Law & Order: Special Victims Unit

Episode Report Card
Daniel: C- | 1 USERS: B
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Impulsive

Casey goes to the hospital to stare at Shane and his parents, because blaming herself all alone in her apartment wouldn't be as dramatic. Elliot shows up to tell her not to blame herself, but she's too full of guilt, and takes the whole justice system down with her, what with its inability to make sure juvenile sex-offender facilities aren't hellholes. Good news: Elliot talked the centre's administrator into not pressing charges. What Elliot doesn't say is he that roughs up suspects (and victims) pretty much daily, and Casey's got a long way to go before Elliot will even consider something like this "assault." The good news, says Elliot, is they got DNA, from Shane, of his attacker. The bad news: they can't test everyone without probable cause, so they'll start with the ones with criminal records. Yeah, good idea. How about you start with guard who was accused of raping someone else?

Oh, okay, they do. He's got no criminal record. And why did he come all the way up here for a minimum wage job?

On an unrelated note, Cragen strolls in to say the DNA matched a guy named "Earl Romaine" who once raped a thirteen-year-old. But Earl Romaine's not on the list of employees, points out Elliot. A little more digging reveals that Pete Lincoln never actually left Florida; the guy in the Kastner Center ID card photo must be Earl Romaine!

Let's hope so, for the detectives' sakes, because the detectives take him out with Elliot smacking him in the face with some wood after Earl flees. (Fortunately, Elliot knew just which alley this guy would run down, and is sitting there waiting.)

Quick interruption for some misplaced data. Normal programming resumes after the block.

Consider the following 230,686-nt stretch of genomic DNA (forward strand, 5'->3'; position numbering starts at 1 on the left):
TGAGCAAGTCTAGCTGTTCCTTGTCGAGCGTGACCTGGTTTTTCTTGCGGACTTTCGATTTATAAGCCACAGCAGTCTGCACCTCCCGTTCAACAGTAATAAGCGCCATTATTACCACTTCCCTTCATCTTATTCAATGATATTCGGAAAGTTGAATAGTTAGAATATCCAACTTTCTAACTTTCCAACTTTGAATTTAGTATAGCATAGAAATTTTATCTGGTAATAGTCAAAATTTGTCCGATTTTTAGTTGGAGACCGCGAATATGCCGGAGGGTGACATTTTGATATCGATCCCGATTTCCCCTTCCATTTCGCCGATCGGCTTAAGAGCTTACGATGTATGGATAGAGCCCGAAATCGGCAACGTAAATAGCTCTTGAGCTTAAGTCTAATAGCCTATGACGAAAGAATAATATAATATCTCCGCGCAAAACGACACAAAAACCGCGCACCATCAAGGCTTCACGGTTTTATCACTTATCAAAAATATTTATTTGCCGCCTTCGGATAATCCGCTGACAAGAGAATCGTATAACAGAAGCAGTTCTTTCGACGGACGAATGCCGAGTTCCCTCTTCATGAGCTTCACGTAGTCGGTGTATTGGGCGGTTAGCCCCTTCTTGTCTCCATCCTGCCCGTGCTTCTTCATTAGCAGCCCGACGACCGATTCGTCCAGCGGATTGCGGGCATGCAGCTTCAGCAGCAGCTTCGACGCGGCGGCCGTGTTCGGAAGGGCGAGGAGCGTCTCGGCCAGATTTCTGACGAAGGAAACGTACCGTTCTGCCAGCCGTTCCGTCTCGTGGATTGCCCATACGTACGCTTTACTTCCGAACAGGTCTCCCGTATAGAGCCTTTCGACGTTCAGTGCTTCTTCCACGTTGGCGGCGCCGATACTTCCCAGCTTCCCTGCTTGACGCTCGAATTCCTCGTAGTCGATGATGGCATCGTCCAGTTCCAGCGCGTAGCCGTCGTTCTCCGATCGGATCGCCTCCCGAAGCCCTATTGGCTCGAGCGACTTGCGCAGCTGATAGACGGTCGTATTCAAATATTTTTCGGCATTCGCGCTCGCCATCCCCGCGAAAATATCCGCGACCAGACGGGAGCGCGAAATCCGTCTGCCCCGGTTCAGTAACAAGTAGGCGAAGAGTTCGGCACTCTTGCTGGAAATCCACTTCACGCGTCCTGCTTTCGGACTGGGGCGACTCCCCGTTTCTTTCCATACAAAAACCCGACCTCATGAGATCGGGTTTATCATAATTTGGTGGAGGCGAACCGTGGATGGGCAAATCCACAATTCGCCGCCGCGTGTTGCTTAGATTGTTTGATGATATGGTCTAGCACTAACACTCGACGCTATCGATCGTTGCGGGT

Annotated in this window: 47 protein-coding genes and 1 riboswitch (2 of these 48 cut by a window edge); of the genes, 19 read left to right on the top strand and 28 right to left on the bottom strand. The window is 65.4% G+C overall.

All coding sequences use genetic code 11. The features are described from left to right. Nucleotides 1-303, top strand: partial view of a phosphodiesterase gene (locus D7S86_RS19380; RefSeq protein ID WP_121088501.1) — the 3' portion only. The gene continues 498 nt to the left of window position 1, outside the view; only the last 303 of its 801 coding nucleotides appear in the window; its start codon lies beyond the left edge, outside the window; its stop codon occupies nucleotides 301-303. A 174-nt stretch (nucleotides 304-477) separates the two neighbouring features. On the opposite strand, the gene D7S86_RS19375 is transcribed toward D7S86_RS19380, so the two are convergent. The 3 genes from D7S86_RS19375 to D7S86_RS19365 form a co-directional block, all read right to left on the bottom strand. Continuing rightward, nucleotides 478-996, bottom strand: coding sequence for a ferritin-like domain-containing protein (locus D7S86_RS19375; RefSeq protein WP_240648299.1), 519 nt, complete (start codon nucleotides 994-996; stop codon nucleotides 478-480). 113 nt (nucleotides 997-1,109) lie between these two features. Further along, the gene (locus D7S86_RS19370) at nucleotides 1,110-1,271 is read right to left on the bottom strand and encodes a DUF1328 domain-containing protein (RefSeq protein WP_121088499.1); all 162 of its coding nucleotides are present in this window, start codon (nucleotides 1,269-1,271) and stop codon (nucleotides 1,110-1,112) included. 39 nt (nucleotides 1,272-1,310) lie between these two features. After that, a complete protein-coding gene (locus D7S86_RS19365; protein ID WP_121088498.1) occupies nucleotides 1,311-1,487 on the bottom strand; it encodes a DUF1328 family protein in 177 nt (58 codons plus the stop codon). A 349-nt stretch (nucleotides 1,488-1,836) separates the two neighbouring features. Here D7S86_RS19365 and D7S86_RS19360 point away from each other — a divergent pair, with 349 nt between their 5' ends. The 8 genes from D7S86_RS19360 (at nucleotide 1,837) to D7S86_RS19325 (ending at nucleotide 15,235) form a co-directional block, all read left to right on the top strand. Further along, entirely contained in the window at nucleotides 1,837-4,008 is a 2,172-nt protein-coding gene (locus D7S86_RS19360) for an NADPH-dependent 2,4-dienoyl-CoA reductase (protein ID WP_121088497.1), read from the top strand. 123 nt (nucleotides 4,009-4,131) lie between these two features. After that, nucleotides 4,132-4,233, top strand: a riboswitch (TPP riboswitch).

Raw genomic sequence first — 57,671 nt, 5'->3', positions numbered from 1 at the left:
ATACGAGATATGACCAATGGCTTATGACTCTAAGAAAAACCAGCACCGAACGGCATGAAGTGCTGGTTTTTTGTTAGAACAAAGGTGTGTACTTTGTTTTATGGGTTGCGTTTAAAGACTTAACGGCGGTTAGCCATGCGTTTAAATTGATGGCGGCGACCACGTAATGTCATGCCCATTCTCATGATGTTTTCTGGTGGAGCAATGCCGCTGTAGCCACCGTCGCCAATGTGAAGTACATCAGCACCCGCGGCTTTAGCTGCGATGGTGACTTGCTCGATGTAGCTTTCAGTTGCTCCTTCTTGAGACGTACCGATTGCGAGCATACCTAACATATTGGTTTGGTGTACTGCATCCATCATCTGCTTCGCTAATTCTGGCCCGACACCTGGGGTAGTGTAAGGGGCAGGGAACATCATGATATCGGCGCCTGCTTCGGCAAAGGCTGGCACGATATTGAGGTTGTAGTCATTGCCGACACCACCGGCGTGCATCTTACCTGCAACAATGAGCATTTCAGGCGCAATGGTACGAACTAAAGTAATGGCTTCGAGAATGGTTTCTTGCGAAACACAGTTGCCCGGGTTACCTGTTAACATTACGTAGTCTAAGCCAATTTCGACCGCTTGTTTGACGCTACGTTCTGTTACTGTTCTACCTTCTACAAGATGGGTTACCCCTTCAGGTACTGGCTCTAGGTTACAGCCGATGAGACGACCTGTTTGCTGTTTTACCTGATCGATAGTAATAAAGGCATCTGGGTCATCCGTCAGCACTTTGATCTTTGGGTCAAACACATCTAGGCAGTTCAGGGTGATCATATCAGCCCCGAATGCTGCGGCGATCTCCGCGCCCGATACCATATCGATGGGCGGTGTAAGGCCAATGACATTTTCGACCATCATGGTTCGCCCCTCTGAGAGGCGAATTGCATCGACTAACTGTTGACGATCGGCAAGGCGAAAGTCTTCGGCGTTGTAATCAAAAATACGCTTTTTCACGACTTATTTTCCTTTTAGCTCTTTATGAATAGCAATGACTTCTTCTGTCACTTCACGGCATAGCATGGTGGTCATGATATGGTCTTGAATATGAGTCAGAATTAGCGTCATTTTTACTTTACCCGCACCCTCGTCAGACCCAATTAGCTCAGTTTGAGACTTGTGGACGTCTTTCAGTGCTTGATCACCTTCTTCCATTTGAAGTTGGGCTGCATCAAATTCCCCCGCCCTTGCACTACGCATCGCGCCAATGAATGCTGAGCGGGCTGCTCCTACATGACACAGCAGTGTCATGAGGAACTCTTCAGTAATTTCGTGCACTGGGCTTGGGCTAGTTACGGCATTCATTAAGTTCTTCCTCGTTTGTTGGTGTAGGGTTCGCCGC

Did the writers run out of time for this episode? The next few moments are a montage of scenes while we get voiceover from Casey: Earl Romaine stole the ID so he could get a job in a place where he'd have unlimited boys to rape. He's a registered sex offender ("I'm serious, Dude. He's a pederast") in Florida, which Kastner would have known if Kastner had bothered to do the proper background check. Well, they won't be making that mistake any time soon; Kaster's getting shut down, and the clients are being moved to juvenile detention, and criminal charges are being considered, especially for the guards who knew about the rapes but did nothing.

In the hospital, Casey tells Shane and his family that he's being released on probation, and will have to complete his treatment, but this time on out-patient status.

Any more loose ends to tie up? Well, Sarah and her husband are waiting for Casey at the police station to find out if it's true Shane was the one who was raped. Sarah starts to cry when it's confirmed. And in case we were getting the impression that the firefighter was going to be more compassionate, he's more upset about Shane getting a million dollars while Sarah gets nothing. "How crazy is the law?" he says. That's a theme this show really needs to consider exploring, you know? I don't think we know that by now.

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Law & Order: Special Victims Unit

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